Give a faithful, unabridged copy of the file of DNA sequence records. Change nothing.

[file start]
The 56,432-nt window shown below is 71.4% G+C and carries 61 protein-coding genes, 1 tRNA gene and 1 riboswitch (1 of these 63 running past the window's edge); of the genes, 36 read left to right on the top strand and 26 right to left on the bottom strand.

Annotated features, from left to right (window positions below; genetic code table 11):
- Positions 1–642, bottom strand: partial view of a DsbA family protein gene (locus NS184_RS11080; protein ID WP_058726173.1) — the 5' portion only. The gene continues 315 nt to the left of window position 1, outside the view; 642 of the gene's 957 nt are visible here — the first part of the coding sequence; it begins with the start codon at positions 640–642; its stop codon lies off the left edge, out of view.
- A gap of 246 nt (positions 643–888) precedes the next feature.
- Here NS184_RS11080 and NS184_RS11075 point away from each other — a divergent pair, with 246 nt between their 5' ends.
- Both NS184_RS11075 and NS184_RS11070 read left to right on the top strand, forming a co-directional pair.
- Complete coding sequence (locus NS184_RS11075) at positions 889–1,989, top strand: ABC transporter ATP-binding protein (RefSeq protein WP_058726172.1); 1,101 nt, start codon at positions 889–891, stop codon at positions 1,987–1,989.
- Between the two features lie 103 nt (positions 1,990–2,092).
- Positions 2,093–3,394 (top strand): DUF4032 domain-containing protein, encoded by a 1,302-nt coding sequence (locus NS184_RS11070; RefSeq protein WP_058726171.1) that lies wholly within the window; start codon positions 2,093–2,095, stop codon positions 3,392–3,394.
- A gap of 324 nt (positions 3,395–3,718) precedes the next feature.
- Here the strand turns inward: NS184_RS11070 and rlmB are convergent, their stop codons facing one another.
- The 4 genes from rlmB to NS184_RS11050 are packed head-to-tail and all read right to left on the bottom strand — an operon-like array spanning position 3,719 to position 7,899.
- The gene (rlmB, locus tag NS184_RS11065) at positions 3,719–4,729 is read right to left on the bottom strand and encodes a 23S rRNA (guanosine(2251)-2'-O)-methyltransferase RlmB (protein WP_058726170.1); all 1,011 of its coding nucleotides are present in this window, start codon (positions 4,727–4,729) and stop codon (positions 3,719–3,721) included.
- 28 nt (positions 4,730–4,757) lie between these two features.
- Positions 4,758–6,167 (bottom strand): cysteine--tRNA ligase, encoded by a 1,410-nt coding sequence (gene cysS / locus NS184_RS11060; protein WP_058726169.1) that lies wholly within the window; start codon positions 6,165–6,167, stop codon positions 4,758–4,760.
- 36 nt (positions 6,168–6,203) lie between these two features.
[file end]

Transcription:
The 56,432-nt window shown below is 71.4% G+C and carries 61 protein-coding genes, 1 tRNA gene and 1 riboswitch (1 of these 63 running past the window's edge); of the genes, 36 read left to right on the top strand and 26 right to left on the bottom strand.

Annotated features, from left to right (window positions below; genetic code table 11):
- Positions 1–642, bottom strand: partial view of a DsbA family protein gene (locus NS184_RS11080; protein ID WP_058726173.1) — the 5' portion only. The gene continues 315 nt to the left of window position 1, outside the view; 642 of the gene's 957 nt are visible here — the first part of the coding sequence; it begins with the start codon at positions 640–642; its stop codon lies off the left edge, out of view.
- A gap of 246 nt (positions 643–888) precedes the next feature.
- Here NS184_RS11080 and NS184_RS11075 point away from each other — a divergent pair, with 246 nt between their 5' ends.
- Both NS184_RS11075 and NS184_RS11070 read left to right on the top strand, forming a co-directional pair.
- Complete coding sequence (locus NS184_RS11075) at positions 889–1,989, top strand: ABC transporter ATP-binding protein (RefSeq protein WP_058726172.1); 1,101 nt, start codon at positions 889–891, stop codon at positions 1,987–1,989.
- Between the two features lie 103 nt (positions 1,990–2,092).
- Positions 2,093–3,394 (top strand): DUF4032 domain-containing protein, encoded by a 1,302-nt coding sequence (locus NS184_RS11070; RefSeq protein WP_058726171.1) that lies wholly within the window; start codon positions 2,093–2,095, stop codon positions 3,392–3,394.
- A gap of 324 nt (positions 3,395–3,718) precedes the next feature.
- Here the strand turns inward: NS184_RS11070 and rlmB are convergent, their stop codons facing one another.
- The 4 genes from rlmB to NS184_RS11050 are packed head-to-tail and all read right to left on the bottom strand — an operon-like array spanning position 3,719 to position 7,899.
- The gene (rlmB, locus tag NS184_RS11065) at positions 3,719–4,729 is read right to left on the bottom strand and encodes a 23S rRNA (guanosine(2251)-2'-O)-methyltransferase RlmB (protein WP_058726170.1); all 1,011 of its coding nucleotides are present in this window, start codon (positions 4,727–4,729) and stop codon (positions 3,719–3,721) included.
- 28 nt (positions 4,730–4,757) lie between these two features.
- Positions 4,758–6,167 (bottom strand): cysteine--tRNA ligase, encoded by a 1,410-nt coding sequence (gene cysS / locus NS184_RS11060; protein WP_058726169.1) that lies wholly within the window; start codon positions 6,165–6,167, stop codon positions 4,758–4,760.
- 36 nt (positions 6,168–6,203) lie between these two features.